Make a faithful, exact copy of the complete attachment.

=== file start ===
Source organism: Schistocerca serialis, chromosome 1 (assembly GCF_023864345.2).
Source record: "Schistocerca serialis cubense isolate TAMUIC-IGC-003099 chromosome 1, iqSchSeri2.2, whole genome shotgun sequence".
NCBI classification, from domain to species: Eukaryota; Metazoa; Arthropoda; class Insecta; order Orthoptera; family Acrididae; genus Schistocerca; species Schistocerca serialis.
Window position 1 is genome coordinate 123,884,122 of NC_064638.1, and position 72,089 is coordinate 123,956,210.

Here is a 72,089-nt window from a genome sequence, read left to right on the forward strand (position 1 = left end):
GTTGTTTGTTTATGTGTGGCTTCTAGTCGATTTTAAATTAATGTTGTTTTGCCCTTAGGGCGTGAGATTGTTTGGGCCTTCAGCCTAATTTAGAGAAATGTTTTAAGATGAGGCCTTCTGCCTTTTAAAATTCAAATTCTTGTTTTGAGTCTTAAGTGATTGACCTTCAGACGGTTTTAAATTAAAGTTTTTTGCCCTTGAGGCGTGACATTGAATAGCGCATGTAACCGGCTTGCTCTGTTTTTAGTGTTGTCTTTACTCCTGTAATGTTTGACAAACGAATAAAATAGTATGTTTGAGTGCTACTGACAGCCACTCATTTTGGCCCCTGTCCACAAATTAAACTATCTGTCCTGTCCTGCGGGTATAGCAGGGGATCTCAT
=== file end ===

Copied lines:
Source organism: Schistocerca serialis, chromosome 1 (assembly GCF_023864345.2).
Source record: "Schistocerca serialis cubense isolate TAMUIC-IGC-003099 chromosome 1, iqSchSeri2.2, whole genome shotgun sequence".
NCBI classification, from domain to species: Eukaryota; Metazoa; Arthropoda; class Insecta; order Orthoptera; family Acrididae; genus Schistocerca; species Schistocerca serialis.
Window position 1 is genome coordinate 123,884,122 of NC_064638.1, and position 72,089 is coordinate 123,956,210.

Here is a 72,089-nt window from a genome sequence, read left to right on the forward strand (position 1 = left end):
GTTGTTTGTTTATGTGTGGCTTCTAGTCGATTTTAAATTAATGTTGTTTTGCCCTTAGGGCGTGAGATTGTTTGGGCCTTCAGCCTAATTTAGAGAAATGTTTTAAGATGAGGCCTTCTGCCTTTTAAAATTCAAATTCTTGTTTTGAGTCTTAAGTGATTGACCTTCAGACGGTTTTAAATTAAAGTTTTTTGCCCTTGAGGCGTGACATTGAATAGCGCATGTAACCGGCTTGCTCTGTTTTTAGTGTTGTCTTTACTCCTGTAATGTTTGACAAACGAATAAAATAGTATGTTTGAGTGCTACTGACAGCCACTCATTTTGGCCCCTGTCCACAAATTAAACTATCTGTCCTGTCCTGCGGGTATAGCAGGGGATCTCAT